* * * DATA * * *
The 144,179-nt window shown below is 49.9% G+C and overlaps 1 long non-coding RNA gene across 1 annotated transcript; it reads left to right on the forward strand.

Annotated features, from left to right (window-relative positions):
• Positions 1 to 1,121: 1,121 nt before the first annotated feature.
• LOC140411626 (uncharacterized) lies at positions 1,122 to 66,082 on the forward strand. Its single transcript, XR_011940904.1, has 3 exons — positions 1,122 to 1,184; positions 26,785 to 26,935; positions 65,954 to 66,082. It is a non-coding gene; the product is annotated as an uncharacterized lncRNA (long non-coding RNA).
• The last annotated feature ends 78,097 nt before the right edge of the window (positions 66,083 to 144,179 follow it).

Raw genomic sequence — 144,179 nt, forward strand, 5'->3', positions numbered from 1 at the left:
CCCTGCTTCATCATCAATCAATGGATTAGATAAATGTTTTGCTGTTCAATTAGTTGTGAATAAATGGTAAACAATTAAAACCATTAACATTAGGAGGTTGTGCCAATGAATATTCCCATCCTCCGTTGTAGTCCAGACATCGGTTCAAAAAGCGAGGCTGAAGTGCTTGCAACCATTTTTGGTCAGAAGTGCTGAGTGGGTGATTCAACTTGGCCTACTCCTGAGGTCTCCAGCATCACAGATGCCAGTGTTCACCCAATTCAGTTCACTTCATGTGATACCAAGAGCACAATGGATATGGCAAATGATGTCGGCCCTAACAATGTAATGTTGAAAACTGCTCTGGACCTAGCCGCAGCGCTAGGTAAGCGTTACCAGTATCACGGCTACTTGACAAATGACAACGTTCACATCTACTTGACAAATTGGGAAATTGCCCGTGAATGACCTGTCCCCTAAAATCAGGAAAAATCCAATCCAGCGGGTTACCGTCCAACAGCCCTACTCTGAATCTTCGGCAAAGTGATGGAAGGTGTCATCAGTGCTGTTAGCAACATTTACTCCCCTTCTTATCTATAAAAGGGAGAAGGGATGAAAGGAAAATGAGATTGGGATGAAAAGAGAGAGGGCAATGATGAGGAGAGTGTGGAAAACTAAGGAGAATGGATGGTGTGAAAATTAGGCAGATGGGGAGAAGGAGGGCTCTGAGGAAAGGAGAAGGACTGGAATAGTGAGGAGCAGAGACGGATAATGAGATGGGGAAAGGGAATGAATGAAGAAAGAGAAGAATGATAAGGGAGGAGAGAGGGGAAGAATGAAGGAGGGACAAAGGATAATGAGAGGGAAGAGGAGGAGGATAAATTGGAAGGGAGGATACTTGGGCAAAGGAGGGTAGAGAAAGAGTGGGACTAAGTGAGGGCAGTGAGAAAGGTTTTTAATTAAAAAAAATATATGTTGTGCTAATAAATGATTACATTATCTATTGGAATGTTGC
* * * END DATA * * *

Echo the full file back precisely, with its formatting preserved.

The 144,179-nt window shown below is 49.9% G+C and overlaps 1 long non-coding RNA gene across 1 annotated transcript; it reads left to right on the forward strand.

Annotated features, from left to right (window-relative positions):
• Positions 1 to 1,121: 1,121 nt before the first annotated feature.
• LOC140411626 (uncharacterized) lies at positions 1,122 to 66,082 on the forward strand. Its single transcript, XR_011940904.1, has 3 exons — positions 1,122 to 1,184; positions 26,785 to 26,935; positions 65,954 to 66,082. It is a non-coding gene; the product is annotated as an uncharacterized lncRNA (long non-coding RNA).
• The last annotated feature ends 78,097 nt before the right edge of the window (positions 66,083 to 144,179 follow it).

Raw genomic sequence — 144,179 nt, forward strand, 5'->3', positions numbered from 1 at the left:
CCCTGCTTCATCATCAATCAATGGATTAGATAAATGTTTTGCTGTTCAATTAGTTGTGAATAAATGGTAAACAATTAAAACCATTAACATTAGGAGGTTGTGCCAATGAATATTCCCATCCTCCGTTGTAGTCCAGACATCGGTTCAAAAAGCGAGGCTGAAGTGCTTGCAACCATTTTTGGTCAGAAGTGCTGAGTGGGTGATTCAACTTGGCCTACTCCTGAGGTCTCCAGCATCACAGATGCCAGTGTTCACCCAATTCAGTTCACTTCATGTGATACCAAGAGCACAATGGATATGGCAAATGATGTCGGCCCTAACAATGTAATGTTGAAAACTGCTCTGGACCTAGCCGCAGCGCTAGGTAAGCGTTACCAGTATCACGGCTACTTGACAAATGACAACGTTCACATCTACTTGACAAATTGGGAAATTGCCCGTGAATGACCTGTCCCCTAAAATCAGGAAAAATCCAATCCAGCGGGTTACCGTCCAACAGCCCTACTCTGAATCTTCGGCAAAGTGATGGAAGGTGTCATCAGTGCTGTTAGCAACATTTACTCCCCTTCTTATCTATAAAAGGGAGAAGGGATGAAAGGAAAATGAGATTGGGATGAAAAGAGAGAGGGCAATGATGAGGAGAGTGTGGAAAACTAAGGAGAATGGATGGTGTGAAAATTAGGCAGATGGGGAGAAGGAGGGCTCTGAGGAAAGGAGAAGGACTGGAATAGTGAGGAGCAGAGACGGATAATGAGATGGGGAAAGGGAATGAATGAAGAAAGAGAAGAATGATAAGGGAGGAGAGAGGGGAAGAATGAAGGAGGGACAAAGGATAATGAGAGGGAAGAGGAGGAGGATAAATTGGAAGGGAGGATACTTGGGCAAAGGAGGGTAGAGAAAGAGTGGGACTAAGTGAGGGCAGTGAGAAAGGTTTTTAATTAAAAAAAATATATGTTGTGCTAATAAATGATTACATTATCTATTGGAATGTTGC